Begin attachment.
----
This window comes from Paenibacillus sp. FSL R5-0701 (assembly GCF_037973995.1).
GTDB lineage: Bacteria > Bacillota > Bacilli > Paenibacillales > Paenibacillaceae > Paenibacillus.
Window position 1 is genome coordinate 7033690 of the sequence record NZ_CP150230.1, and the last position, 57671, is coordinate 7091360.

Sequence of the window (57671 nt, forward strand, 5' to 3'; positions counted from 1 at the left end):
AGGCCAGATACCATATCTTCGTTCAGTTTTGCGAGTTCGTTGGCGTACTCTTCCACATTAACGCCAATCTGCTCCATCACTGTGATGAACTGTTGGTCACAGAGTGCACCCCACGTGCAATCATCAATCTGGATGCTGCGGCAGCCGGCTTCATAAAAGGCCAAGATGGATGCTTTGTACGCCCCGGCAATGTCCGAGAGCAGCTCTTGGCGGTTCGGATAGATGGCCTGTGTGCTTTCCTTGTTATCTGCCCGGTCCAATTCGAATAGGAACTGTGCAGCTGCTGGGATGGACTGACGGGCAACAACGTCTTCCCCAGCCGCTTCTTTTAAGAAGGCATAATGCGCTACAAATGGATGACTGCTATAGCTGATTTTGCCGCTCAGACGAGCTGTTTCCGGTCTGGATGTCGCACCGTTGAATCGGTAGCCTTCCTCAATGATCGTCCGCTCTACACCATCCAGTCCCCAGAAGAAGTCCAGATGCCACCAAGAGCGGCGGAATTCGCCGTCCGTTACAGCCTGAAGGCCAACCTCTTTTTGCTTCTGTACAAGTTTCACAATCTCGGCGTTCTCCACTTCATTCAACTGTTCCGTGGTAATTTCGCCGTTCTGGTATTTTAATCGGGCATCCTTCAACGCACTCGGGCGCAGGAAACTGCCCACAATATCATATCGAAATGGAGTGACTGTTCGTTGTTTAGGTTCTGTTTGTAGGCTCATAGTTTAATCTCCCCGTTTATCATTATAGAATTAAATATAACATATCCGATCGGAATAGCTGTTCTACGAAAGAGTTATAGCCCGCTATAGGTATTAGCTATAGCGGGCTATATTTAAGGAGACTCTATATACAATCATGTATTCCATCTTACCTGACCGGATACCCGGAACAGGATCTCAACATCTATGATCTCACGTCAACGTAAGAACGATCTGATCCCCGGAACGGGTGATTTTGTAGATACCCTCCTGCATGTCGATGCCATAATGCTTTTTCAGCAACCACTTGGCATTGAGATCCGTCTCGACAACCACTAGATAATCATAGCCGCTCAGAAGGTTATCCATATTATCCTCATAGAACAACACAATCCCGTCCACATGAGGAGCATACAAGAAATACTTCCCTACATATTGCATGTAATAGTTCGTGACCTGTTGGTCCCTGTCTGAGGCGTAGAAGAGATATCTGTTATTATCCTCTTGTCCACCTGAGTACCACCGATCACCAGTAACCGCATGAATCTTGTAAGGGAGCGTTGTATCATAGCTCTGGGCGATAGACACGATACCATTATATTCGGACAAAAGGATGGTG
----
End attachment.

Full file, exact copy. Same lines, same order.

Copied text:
This window comes from Paenibacillus sp. FSL R5-0701 (assembly GCF_037973995.1).
GTDB lineage: Bacteria > Bacillota > Bacilli > Paenibacillales > Paenibacillaceae > Paenibacillus.
Window position 1 is genome coordinate 7033690 of the sequence record NZ_CP150230.1, and the last position, 57671, is coordinate 7091360.

Sequence of the window (57671 nt, forward strand, 5' to 3'; positions counted from 1 at the left end):
AGGCCAGATACCATATCTTCGTTCAGTTTTGCGAGTTCGTTGGCGTACTCTTCCACATTAACGCCAATCTGCTCCATCACTGTGATGAACTGTTGGTCACAGAGTGCACCCCACGTGCAATCATCAATCTGGATGCTGCGGCAGCCGGCTTCATAAAAGGCCAAGATGGATGCTTTGTACGCCCCGGCAATGTCCGAGAGCAGCTCTTGGCGGTTCGGATAGATGGCCTGTGTGCTTTCCTTGTTATCTGCCCGGTCCAATTCGAATAGGAACTGTGCAGCTGCTGGGATGGACTGACGGGCAACAACGTCTTCCCCAGCCGCTTCTTTTAAGAAGGCATAATGCGCTACAAATGGATGACTGCTATAGCTGATTTTGCCGCTCAGACGAGCTGTTTCCGGTCTGGATGTCGCACCGTTGAATCGGTAGCCTTCCTCAATGATCGTCCGCTCTACACCATCCAGTCCCCAGAAGAAGTCCAGATGCCACCAAGAGCGGCGGAATTCGCCGTCCGTTACAGCCTGAAGGCCAACCTCTTTTTGCTTCTGTACAAGTTTCACAATCTCGGCGTTCTCCACTTCATTCAACTGTTCCGTGGTAATTTCGCCGTTCTGGTATTTTAATCGGGCATCCTTCAACGCACTCGGGCGCAGGAAACTGCCCACAATATCATATCGAAATGGAGTGACTGTTCGTTGTTTAGGTTCTGTTTGTAGGCTCATAGTTTAATCTCCCCGTTTATCATTATAGAATTAAATATAACATATCCGATCGGAATAGCTGTTCTACGAAAGAGTTATAGCCCGCTATAGGTATTAGCTATAGCGGGCTATATTTAAGGAGACTCTATATACAATCATGTATTCCATCTTACCTGACCGGATACCCGGAACAGGATCTCAACATCTATGATCTCACGTCAACGTAAGAACGATCTGATCCCCGGAACGGGTGATTTTGTAGATACCCTCCTGCATGTCGATGCCATAATGCTTTTTCAGCAACCACTTGGCATTGAGATCCGTCTCGACAACCACTAGATAATCATAGCCGCTCAGAAGGTTATCCATATTATCCTCATAGAACAACACAATCCCGTCCACATGAGGAGCATACAAGAAATACTTCCCTACATATTGCATGTAATAGTTCGTGACCTGTTGGTCCCTGTCTGAGGCGTAGAAGAGATATCTGTTATTATCCTCTTGTCCACCTGAGTACCACCGATCACCAGTAACCGCATGAATCTTGTAAGGGAGCGTTGTATCATAGCTCTGGGCGATAGACACGATACCATTATATTCGGACAAAAGGATGGTG